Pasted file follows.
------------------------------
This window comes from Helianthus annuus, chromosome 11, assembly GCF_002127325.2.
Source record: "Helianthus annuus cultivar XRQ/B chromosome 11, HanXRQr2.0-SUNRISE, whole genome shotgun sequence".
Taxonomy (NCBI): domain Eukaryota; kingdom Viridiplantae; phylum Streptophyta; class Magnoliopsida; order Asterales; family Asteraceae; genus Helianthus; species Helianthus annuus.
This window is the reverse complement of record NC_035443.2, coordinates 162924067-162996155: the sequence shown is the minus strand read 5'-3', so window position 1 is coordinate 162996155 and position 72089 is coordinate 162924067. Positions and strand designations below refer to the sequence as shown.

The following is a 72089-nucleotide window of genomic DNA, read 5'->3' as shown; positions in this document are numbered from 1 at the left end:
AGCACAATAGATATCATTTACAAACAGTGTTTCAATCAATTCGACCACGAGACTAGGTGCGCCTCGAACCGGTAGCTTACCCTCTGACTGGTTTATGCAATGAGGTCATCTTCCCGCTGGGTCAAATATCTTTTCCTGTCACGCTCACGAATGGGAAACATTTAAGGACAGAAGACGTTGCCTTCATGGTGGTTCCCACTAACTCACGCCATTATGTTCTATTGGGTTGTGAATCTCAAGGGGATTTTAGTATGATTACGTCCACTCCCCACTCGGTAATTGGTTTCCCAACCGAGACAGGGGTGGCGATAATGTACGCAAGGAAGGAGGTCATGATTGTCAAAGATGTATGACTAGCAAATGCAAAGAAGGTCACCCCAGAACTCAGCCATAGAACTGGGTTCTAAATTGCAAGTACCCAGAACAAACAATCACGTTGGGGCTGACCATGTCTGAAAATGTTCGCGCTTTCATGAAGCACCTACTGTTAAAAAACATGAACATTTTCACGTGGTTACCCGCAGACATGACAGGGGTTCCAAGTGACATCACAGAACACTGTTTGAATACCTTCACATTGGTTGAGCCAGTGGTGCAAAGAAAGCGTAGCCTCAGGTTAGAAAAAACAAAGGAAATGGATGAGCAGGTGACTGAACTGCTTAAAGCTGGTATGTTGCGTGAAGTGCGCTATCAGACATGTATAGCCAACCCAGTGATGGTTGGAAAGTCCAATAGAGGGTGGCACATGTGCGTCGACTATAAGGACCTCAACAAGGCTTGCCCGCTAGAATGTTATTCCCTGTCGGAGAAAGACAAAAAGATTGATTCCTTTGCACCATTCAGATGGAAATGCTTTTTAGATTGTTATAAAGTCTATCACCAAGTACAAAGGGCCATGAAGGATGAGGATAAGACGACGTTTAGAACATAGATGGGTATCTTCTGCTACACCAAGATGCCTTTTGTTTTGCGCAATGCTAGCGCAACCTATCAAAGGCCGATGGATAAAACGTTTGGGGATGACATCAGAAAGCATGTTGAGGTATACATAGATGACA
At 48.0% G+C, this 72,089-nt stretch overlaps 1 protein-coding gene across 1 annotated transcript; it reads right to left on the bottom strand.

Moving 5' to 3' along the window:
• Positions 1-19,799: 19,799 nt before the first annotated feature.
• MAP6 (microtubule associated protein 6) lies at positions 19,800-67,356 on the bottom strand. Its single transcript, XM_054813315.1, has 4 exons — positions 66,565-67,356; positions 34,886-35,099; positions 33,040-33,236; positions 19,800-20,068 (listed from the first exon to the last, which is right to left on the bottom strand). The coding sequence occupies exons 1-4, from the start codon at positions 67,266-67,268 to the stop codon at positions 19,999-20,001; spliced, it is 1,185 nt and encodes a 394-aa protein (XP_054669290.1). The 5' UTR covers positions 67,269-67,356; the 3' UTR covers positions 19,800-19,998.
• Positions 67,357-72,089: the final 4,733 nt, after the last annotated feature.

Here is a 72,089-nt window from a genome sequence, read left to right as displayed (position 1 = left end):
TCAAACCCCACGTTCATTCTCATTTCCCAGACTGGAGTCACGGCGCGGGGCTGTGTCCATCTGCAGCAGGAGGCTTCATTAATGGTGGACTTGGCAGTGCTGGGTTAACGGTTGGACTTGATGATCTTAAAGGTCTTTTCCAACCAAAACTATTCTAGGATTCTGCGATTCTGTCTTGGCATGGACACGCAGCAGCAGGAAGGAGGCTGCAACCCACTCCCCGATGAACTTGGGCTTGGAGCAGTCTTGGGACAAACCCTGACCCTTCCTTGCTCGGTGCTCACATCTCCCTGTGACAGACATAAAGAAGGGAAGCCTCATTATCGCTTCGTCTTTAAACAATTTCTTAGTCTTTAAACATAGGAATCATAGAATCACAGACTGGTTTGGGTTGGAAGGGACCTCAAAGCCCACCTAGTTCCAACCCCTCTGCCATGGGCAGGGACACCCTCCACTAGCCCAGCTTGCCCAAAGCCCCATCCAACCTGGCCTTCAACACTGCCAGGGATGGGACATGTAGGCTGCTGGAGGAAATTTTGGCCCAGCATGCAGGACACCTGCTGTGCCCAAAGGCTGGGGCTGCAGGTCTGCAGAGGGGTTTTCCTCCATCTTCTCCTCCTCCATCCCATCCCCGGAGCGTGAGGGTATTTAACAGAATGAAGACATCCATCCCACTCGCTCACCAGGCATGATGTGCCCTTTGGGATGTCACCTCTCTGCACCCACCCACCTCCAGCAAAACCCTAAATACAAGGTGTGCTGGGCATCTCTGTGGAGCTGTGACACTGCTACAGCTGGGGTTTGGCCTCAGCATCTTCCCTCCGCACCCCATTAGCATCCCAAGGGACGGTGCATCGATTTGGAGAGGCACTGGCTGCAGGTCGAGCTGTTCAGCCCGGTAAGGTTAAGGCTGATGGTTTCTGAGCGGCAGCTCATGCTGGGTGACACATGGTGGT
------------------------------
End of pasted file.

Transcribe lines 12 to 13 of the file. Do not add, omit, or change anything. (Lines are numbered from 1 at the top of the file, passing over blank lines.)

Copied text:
Here is a 72,089-nt window from a genome sequence, read left to right as displayed (position 1 = left end):
TCAAACCCCACGTTCATTCTCATTTCCCAGACTGGAGTCACGGCGCGGGGCTGTGTCCATCTGCAGCAGGAGGCTTCATTAATGGTGGACTTGGCAGTGCTGGGTTAACGGTTGGACTTGATGATCTTAAAGGTCTTTTCCAACCAAAACTATTCTAGGATTCTGCGATTCTGTCTTGGCATGGACACGCAGCAGCAGGAAGGAGGCTGCAACCCACTCCCCGATGAACTTGGGCTTGGAGCAGTCTTGGGACAAACCCTGACCCTTCCTTGCTCGGTGCTCACATCTCCCTGTGACAGACATAAAGAAGGGAAGCCTCATTATCGCTTCGTCTTTAAACAATTTCTTAGTCTTTAAACATAGGAATCATAGAATCACAGACTGGTTTGGGTTGGAAGGGACCTCAAAGCCCACCTAGTTCCAACCCCTCTGCCATGGGCAGGGACACCCTCCACTAGCCCAGCTTGCCCAAAGCCCCATCCAACCTGGCCTTCAACACTGCCAGGGATGGGACATGTAGGCTGCTGGAGGAAATTTTGGCCCAGCATGCAGGACACCTGCTGTGCCCAAAGGCTGGGGCTGCAGGTCTGCAGAGGGGTTTTCCTCCATCTTCTCCTCCTCCATCCCATCCCCGGAGCGTGAGGGTATTTAACAGAATGAAGACATCCATCCCACTCGCTCACCAGGCATGATGTGCCCTTTGGGATGTCACCTCTCTGCACCCACCCACCTCCAGCAAAACCCTAAATACAAGGTGTGCTGGGCATCTCTGTGGAGCTGTGACACTGCTACAGCTGGGGTTTGGCCTCAGCATCTTCCCTCCGCACCCCATTAGCATCCCAAGGGACGGTGCATCGATTTGGAGAGGCACTGGCTGCAGGTCGAGCTGTTCAGCCCGGTAAGGTTAAGGCTGATGGTTTCTGAGCGGCAGCTCATGCTGGGTGACACATGGTGGT